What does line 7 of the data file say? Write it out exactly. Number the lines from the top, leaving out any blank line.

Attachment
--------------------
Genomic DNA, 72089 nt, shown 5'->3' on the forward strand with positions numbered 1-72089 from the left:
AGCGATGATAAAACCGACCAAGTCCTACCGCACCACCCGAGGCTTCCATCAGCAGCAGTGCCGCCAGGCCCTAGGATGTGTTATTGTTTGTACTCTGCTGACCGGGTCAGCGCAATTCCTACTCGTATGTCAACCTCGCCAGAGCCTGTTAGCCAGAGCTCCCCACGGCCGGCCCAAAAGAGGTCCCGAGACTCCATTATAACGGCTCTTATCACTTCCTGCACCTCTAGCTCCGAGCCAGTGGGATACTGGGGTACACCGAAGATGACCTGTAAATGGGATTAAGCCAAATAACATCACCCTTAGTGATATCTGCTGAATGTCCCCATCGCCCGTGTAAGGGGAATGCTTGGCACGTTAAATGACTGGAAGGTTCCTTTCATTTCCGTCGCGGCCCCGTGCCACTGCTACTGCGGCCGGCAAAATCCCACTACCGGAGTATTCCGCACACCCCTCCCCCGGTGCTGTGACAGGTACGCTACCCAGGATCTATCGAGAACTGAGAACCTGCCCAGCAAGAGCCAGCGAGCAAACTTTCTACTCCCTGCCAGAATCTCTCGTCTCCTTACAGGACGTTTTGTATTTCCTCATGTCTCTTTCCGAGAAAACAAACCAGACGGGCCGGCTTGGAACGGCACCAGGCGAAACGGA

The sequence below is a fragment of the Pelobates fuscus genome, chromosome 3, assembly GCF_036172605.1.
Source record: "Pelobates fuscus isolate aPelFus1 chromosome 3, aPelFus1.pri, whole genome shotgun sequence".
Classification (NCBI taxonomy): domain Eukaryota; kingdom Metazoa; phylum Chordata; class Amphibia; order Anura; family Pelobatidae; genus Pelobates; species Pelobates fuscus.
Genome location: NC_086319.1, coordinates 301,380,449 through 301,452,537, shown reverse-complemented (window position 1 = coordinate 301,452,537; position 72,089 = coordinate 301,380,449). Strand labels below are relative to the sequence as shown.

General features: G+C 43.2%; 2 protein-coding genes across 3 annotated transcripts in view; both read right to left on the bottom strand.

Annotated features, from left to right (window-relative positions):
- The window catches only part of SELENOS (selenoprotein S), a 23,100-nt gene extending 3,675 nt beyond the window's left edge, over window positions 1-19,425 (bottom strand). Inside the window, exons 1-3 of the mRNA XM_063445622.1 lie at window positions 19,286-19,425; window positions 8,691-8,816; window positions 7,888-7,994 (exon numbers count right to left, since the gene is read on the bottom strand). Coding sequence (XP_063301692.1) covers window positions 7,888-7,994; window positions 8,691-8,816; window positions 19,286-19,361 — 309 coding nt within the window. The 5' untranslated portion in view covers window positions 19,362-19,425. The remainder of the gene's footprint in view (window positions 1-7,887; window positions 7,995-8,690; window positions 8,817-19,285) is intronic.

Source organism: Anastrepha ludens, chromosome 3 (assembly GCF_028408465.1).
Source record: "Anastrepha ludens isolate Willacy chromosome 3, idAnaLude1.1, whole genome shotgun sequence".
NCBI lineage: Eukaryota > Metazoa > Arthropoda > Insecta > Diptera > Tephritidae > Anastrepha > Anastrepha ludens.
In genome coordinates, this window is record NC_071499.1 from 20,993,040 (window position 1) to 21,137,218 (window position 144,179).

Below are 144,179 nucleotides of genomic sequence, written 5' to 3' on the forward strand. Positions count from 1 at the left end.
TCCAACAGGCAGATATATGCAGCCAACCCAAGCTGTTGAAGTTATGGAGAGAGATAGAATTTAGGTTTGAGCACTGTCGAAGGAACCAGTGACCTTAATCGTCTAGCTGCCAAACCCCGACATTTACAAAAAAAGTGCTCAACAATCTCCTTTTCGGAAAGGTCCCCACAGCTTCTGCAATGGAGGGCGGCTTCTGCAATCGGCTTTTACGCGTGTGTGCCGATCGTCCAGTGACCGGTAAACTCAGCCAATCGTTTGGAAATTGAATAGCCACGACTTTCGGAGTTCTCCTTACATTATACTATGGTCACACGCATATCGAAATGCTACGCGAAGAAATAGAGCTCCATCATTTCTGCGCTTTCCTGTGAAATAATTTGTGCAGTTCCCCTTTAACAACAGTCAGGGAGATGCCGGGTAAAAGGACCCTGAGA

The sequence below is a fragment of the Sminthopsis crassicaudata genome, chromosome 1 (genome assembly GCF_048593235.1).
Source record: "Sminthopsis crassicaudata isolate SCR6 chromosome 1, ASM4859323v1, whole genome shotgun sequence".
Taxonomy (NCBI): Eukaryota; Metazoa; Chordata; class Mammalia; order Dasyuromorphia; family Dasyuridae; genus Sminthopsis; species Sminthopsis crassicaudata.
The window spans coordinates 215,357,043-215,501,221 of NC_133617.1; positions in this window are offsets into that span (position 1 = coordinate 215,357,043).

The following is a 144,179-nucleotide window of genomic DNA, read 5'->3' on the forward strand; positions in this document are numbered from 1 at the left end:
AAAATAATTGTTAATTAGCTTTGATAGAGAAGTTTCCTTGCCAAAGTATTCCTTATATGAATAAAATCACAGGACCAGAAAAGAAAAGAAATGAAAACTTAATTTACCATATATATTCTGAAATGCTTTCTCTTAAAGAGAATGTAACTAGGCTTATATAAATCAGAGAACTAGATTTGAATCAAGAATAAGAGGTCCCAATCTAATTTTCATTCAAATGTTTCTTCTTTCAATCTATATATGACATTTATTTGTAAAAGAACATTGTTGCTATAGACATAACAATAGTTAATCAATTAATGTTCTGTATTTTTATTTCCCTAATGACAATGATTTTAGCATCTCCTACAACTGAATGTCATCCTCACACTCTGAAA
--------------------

General features: G+C 43.2%; 2 protein-coding genes across 3 annotated transcripts in view; both read right to left on the bottom strand.